County task force works to revive Sparrows Point

It may be the biggest economic opportunity for Baltimore County and the Baltimore region in half a century.

It's the place where 30,000 workers once produced more steel than anywhere in the world — Sparrows Point — before it was all over.


The plant closed in mid-2012, throwing out of work the remaining employees and leaving the future of this 3,500-acre industrial tract in doubt.

A task force appointed by Baltimore County Executive Kevin Kamenetz formulated a four-pronged revival plan for Sparrows Point focused on maritime commerce; innovative manufacturing and value-added assembly; clean energy; and distribution and freight activities.


Even better news emerged this summer: A local group led by Allegis co-founder Jim Davis is negotiating to buy most of this land from the liquidator that purchased the Bethlehem Steel property.

Davis and his better-known cousin, Ravens owner Steve Biscotti, operate Allegis, a $10 billion international staffing company with headquarters in Hanover, not far from Arundel Mills.

They are local boys who hit it big. Davis also owns Erickson Living retirement communities and a host of other investment ventures.

He looks like the ideal person to turn Sparrows Point into a gold mine not only for himself but for Baltimore County and surrounding communities.

The key to making this property shine again is working with the Port of Baltimore, which needs waterfront land for expansion.

With the widening of the Panama Canal in 2016, super-sized cargo ships from Asia will be searching for East Coast ports with 50-foot channels and extra-wide cargo cranes.

Baltimore and Norfolk are the only ports that now can handle these "post-Panamax" behemoths, each more than three football fields long and capable of carrying 12,000 truck-sized containers.

Baltimore, though, must create additional deep water berths if it is to dominate this new trade.

That's where Sparrows Point comes in.

The peninsula has six miles of deep water frontage, including a 45-foot-deep iron ore pier that can handle bulk commodities like automobiles and a second wharf for barge traffic and smaller vessels.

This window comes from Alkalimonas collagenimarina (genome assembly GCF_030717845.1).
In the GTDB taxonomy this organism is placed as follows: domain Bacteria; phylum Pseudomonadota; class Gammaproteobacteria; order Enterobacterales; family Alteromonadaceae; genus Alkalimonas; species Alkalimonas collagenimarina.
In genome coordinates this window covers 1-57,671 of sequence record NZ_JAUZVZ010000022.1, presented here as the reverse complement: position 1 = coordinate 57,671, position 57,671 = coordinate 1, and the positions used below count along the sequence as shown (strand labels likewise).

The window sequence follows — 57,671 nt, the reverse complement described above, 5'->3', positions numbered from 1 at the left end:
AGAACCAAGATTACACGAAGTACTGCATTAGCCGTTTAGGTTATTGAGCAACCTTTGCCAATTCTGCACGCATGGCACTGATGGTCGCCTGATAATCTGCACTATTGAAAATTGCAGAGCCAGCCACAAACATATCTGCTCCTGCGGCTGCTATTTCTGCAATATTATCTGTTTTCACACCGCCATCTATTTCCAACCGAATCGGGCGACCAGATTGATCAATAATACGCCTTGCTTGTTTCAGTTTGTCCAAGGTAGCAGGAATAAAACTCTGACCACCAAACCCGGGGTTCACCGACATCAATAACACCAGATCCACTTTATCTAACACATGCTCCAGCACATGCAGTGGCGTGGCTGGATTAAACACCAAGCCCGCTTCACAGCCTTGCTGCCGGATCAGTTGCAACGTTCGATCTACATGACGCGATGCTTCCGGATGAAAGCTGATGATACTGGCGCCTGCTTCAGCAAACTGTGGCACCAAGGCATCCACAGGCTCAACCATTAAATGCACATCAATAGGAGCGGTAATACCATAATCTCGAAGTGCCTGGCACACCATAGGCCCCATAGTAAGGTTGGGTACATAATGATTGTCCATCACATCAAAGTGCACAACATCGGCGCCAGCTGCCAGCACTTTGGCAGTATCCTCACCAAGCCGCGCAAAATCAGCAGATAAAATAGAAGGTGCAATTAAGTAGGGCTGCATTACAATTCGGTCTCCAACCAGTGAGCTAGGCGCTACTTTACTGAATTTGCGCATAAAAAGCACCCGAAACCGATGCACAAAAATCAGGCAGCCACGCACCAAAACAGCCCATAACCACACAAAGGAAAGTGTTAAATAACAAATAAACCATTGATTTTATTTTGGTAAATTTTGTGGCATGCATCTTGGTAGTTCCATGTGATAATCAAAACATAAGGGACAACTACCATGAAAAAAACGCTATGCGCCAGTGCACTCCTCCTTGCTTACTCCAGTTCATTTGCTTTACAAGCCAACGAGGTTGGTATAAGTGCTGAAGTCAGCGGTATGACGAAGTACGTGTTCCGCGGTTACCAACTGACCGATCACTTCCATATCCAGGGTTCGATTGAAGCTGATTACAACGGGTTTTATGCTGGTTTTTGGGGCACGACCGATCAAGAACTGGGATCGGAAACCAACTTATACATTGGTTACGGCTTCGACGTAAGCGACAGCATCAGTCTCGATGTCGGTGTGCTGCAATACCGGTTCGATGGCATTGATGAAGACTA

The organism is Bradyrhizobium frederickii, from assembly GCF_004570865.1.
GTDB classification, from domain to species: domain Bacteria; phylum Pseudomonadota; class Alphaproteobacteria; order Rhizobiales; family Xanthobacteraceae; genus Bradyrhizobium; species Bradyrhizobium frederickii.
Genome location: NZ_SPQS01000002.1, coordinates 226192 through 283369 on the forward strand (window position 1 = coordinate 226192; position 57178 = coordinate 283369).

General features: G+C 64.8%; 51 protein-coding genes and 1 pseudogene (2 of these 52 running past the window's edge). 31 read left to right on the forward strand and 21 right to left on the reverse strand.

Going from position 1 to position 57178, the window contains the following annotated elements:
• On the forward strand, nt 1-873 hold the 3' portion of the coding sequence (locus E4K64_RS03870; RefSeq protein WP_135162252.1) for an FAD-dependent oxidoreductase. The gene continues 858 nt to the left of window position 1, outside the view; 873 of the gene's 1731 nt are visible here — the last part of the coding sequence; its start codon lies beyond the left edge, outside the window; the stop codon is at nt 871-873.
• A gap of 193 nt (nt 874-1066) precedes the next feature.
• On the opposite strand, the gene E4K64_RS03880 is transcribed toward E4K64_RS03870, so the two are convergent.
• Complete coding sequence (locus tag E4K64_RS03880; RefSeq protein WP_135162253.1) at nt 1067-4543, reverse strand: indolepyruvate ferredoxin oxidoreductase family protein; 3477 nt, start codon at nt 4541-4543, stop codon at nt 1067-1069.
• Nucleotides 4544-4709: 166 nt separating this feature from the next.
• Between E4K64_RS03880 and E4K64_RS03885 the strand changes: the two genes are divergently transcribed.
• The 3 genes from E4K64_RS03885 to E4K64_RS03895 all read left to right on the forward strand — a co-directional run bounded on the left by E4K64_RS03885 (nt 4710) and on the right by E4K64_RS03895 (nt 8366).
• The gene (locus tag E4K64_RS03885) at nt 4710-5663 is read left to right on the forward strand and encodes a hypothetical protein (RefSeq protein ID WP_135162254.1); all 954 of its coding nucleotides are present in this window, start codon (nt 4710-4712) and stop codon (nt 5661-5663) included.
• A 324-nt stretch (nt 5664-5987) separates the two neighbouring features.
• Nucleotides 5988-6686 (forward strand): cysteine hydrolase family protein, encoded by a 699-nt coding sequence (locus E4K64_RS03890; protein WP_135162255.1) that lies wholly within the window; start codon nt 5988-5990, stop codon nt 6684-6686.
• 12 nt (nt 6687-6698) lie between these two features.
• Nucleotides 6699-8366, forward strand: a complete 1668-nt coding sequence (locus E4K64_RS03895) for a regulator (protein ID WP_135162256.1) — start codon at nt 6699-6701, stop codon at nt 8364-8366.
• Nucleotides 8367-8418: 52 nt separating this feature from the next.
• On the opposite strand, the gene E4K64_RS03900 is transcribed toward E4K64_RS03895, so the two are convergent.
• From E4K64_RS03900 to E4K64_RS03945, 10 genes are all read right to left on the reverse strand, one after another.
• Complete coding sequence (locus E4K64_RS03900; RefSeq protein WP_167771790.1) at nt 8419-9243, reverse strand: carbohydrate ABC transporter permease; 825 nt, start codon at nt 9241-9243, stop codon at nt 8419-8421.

There's also Coke Point, a 300-acre site where the port wants to dump its dredged harbor muck over the next few decades.

That's a huge priority for the state, since a nearby containment site would save tens of millions in reduced disposal costs.


Eventually, that filled-in site could be converted into docking berths similar to the busy Dundalk Marine Terminal.

All this would be a win-win for the county and state.

Kamenetz's task force also envisions Sparrows Point as home to a natural gas power plant as well as solar, wind and biomass power. It makes sense, since the facilities would be far removed from residential areas but close to existing transmission lines serving the region.

The peninsula also has oodles of room for growth. Indeed, no other site in the Northeast has so much industrial-zoned land — 5.3 square miles.

Developing this massive property will be tricky, though.

Six hundred acres is heavily contaminated from over a century of steel-making. Remediation will be expensive, complex and lengthy.

Water and sewer infrastructure are inadequate. Major upgrades won't be cheap or easy, either.

But the property is ideally situated — midway along the East Coast with quick truck access to I-95, an existing rail link to CSX and Norfolk Southern tracks, and a short drive to BWI Marshall Airport.

There's much riding on successful redevelopment of the old Beth Steel property. With help from state and local politicians, it could be the county's economic future.

Barry Rascovar's blog is http://www.politicalmaryland.com. He can be reached at brascovar@hotmail.com.

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